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Out of the many bushrangers who terrorized Australia, not everyone fit the stereotype. It’s no secret that most of the country’s notorious bushrangers were sent to Australia from Europe. After escaping the forced labor camps, they made names for themselves by living off the land. This included surviving the unforgiving outback and robbing anyone who had an ounce of wealth. While most bushrangers were white, some exceptions became infamous.
Even though most of the unique bushrangers hailed from Ireland or England, a few broke the mold. From African slaves to Asian immigrants, the bushranger lifestyle seduced Australia’s most disenfranchised. Faced with devastating poverty, these Aussies turned to a life of crime to survive. Despite breaking all the rules, the audacity of these unique bushrangers is admirable. From escaping prison multiple times to robbing police stations, these bushrangers’ luck defied reason.
Their exploits are nothing short of legendary, and makes these bushrangers an unforgettable part of Australian history. When going through Australia’s heritage, it’s impossible to ignore these unexpected outlaws. For this reason, we compiled a list of the most unique bushrangers. Their stories are fascinating to examine, so dive into the details with this article!
Accused of stealing, this African slave was sent to the Botany Bay prison colony on the “First Fleet”in 1787. Even out of all the other crooks, Caesar stood out with his formidable build and ferocious personality. He gained notoriety after he nearly killed the famous aboriginal warrior Pemulwuy when the natives attacked his work party.
In 1789, Caesar made his first escape from the Botany Bay prison colony. Unable to find food in the bush, he started stealing from the colony that enslaved him. This close proximity eventually led to his recapture, but he pulled off another daring escape a few months later. Unfortunately, he was speared by aborigines and forced to turn himself in to receive medical treatment.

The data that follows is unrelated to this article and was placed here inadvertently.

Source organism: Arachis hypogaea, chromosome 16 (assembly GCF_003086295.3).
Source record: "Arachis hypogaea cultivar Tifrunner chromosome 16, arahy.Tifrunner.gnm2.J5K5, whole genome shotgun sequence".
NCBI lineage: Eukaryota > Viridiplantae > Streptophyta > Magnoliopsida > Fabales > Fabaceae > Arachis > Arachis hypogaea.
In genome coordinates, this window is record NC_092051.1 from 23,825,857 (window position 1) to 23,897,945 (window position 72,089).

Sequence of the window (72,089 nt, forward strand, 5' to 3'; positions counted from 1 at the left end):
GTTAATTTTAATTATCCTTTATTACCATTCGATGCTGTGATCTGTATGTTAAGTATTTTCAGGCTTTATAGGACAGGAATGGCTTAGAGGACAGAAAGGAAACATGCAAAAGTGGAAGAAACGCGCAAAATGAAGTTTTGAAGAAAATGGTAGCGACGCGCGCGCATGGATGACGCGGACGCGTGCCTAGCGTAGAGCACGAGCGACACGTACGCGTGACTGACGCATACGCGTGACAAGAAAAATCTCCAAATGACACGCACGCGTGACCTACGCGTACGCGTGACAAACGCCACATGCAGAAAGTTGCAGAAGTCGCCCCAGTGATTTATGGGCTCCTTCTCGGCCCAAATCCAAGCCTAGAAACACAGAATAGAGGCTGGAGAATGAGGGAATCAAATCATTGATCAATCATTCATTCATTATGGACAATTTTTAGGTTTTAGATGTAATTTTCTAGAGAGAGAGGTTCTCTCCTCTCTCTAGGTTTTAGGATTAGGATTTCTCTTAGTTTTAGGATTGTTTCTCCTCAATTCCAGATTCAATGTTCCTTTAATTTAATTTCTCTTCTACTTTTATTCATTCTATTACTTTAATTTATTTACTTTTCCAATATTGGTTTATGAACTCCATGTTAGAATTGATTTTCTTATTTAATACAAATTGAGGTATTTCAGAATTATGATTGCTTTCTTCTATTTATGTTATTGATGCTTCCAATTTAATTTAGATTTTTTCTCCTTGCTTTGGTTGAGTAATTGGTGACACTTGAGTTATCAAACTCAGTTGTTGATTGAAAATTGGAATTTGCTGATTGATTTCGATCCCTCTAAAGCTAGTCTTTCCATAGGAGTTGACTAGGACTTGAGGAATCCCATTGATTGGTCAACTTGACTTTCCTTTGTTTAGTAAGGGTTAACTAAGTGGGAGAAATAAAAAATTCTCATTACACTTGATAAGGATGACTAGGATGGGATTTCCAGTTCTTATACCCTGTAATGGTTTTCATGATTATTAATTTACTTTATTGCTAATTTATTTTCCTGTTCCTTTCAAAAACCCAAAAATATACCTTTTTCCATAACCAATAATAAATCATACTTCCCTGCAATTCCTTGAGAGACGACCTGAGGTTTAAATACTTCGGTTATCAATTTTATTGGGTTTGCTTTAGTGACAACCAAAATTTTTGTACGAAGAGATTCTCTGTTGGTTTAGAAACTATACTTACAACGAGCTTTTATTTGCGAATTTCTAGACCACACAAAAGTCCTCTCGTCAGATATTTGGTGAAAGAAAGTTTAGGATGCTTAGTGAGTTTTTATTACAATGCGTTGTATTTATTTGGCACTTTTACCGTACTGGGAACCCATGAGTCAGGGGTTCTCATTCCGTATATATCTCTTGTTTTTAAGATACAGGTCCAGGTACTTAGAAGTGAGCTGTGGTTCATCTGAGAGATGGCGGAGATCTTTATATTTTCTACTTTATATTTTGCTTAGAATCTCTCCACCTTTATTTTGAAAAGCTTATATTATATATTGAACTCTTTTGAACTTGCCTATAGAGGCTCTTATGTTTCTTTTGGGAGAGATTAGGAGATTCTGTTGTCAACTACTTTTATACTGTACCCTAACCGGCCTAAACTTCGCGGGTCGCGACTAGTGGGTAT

Wounded and awaiting the death penalty, Black Caesar made his final escape in 1795. After forming a gang of escaped prisoners, he quickly became Australia’s first bushranger. Under his guidance, they raided the Port Jackson area until Ceasar was gunned down by bounty hunters a year later.
On top of European criminals, Australia had many Chinese immigrants during the 19th century. When Sam Poo’s family came to Australia in 1864, they dove headfirst into gold mining. After realizing that mining wasn’t for him, Sam started robbing gold miners. In a short period, his string of rampant robberies and rapes made Mudgee Road notorious.
Citizens were terrified of travelling there, so they enlisted the help of trooper John Ward. Hoping to pass himself off as a lost traveller, Ward donned civilian clothes and hit the trail. Sam Poo took the bait, and they quickly got into a shootout inside the abandoned goldfield Barney’s Reef. Ward get shot in the chest, so Poo looted his body and left him to die.
After this first attempt at catching Poo failed, locals hired aboriginal tracker Harry Hughes to hunt him down. Flanked by troopers, Hughes led them to where Poo was hiding. An epic gunfight ensued, and Sam Poo was shot in the leg. Taking advantage that he was wounded, Hughes bludgeoned Poo with his rifle butt. Once he was unconscious, Sam Poo captured and taken to a prisoner hospital in Mudgee. Nine months later, he was tried and hanged for his crimes.
Out of all the aboriginal figures, none are more celebrated than Jandamarra. At first, he worked as a tracker for the Western Australian police force. That all changed when he helped officer Richardson arrest a group of resisters. To his surprise, Jandamarra’s uncle was one of the detainee’s. While officer Richardson slept, Jandamarra’s uncle convinced Jandamarra not to betray his people. Fueled by this new conviction, Jandamarra murdered Richardson while he slept and freed the Bunuba tribe prisoners.
After this daring act, there was no turning back for Jandamarra. He escaped into the Kimberley and launched a guerrilla war against the settlers. His feats were legendary, and tracking him down proved to be nearly impossible. European trackers could run barefoot on terrain that was so rugged that it tore up their boots. This unmatched agility allowed him to rob a police station while they thought they had him cornered in a cave.
To take down this fearless warrior, the Australian government hired an aboriginal tracker named Micki. In 1897, the new tracker cornered Jandamarra at his hideout. When they faced off on the edge of the cliff, Micki shot Jandamarra in the chest. This brought an end to the most iconic aboriginal revolutionary, but his legacy lives on in books and movies.
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